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The Collaborative International Dictionary

ostracoderm \ostracoderm\ n. Any of several extinct fishlike jawless vertebrates having a heavily armored body; of the Paleozoic.


n. extinct fishlike jawless vertebrate having a heavily armored body; of the Paleozoic


Ostracoderms ("shell-skinned") are the armored jawless fishes of the Paleozoic. The term does not often appear in classifications today because it is paraphyletic or polyphyletic, and has no phylogenetic meaning. However, the term is still used as an informal way of loosely grouping together the armored jawless fishes.

An innovation of ostracoderms was the use of gills not for feeding, but exclusively for respiration. Earlier chordates with gills used them for both respiration and feeding. Ostracoderms had separate pharyngeal gill pouches along the side of the head, which were permanently open with no protective operculum. Unlike invertebrates that use ciliated motion to move food, ostracoderms used their muscular pharynx to create a suction that pulled small and slow moving prey into their mouths.

The first fossil fishes that were discovered were ostracoderms. The Swiss anatomist Louis Agassiz received some fossils of bony armored fish from Scotland in the 1830s. He had a hard time classifying them as they did not resemble any living creature. He compared them at first with extant armored fish such as catfish and sturgeons but later realizing that they had no movable jaws, classified them in 1844 into a new group "ostracoderms" which means "shell-skinned".

Ostracoderms have heads covered with a bony shield. They are among the earliest creatures with bony heads. The microscopic layers of that shield appear to evolutionary biologists, "like they are composed of little tooth-like structures." Neil Shubin writes: "Cut the bone of the [ostracoderm] skull open…pop it under a microscope and…you find virtually the same structure as in our teeth. There is a layer of enamel and even a layer of pulp. The whole shield is made up of thousands of small teeth fused together. This bony skull--one of the earliest in the fossil record--is made entirely of little teeth. Teeth originally arose to bite creatures (see Conodonts); later a version of teeth was used in a new way to protect them."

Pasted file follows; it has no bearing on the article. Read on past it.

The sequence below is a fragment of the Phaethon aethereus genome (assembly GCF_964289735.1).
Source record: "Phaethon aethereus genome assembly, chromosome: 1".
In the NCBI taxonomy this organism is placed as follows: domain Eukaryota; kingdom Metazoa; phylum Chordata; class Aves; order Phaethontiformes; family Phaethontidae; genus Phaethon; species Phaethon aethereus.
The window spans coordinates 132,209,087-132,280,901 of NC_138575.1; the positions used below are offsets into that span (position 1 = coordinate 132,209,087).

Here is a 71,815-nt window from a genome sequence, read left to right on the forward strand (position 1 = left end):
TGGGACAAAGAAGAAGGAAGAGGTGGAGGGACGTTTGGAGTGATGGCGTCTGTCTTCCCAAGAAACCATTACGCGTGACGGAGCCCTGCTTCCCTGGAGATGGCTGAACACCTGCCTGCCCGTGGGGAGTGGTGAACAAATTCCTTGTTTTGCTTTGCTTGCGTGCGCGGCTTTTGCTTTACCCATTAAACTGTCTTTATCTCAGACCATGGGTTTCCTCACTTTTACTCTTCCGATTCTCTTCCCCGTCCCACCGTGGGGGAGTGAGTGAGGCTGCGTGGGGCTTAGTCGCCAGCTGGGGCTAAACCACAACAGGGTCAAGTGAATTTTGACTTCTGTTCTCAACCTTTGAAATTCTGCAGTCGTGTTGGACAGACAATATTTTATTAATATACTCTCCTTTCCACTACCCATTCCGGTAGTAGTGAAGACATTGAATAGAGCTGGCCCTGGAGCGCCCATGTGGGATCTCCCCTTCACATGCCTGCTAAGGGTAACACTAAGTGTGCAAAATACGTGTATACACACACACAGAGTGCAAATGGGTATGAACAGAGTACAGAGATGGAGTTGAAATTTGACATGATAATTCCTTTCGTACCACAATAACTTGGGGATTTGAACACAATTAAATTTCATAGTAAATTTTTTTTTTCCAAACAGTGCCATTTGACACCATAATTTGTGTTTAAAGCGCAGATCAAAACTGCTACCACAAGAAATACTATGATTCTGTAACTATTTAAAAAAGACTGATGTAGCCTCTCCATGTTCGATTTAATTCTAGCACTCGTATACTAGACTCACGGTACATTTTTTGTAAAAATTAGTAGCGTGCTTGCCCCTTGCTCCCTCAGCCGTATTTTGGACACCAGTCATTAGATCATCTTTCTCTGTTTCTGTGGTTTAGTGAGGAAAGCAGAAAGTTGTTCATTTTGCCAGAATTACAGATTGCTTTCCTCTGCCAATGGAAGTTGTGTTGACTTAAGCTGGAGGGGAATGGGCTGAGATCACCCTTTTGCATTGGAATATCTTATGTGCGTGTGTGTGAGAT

Ostracoderms existed in two major groups, the more primitive heterostracans and the cephalaspids. The cephalaspids were more advanced than the heterostracans in that they had lateral stabilizers for more control of their swimming.

It was long assumed that pteraspidomorphs and thelodonts were the only ostracoderms with paired nostrils, while the other groups have just a single median nostril. But it has since been revealed that even if galeaspidans have just one external opening, it has two internal nasal organs.

After the appearance of jawed fish (placoderms, acanthodians, sharks, etc.) about 420 million years ago, most ostracoderm species underwent a decline, and the last ostracoderms became extinct at the end of the Devonian period. More recent research indicates, however, that fish with jaws had far less to do with the extinction of the ostracoderms than previously assumed, as they coexisted without noticeable decline for about 30 million years.

The Subclass Ostracodermi has been placed in the division Agnatha along with the extant Subclass Cyclostomata, which includes lampreys and hagfishes.

Usage examples of "ostracoderm".

Trilobites and ostracoderms, mostly, with a silvery smattering of teleostean fish, a slimy slither of sea-slugs, and crusty clusters of shelled molluscs and calcichordates.

Five hundred million years ago, swimming in the primeval seas, there were fishy creatures called ostracoderms and placoderms, whose brains had recognizably the same major divisions as ours.

Five hundred million years ago, swimming in the primeval seas, there were fishy creatures called ostracoderms and placoderms, whose brains had recognizably the same major divisions as ours.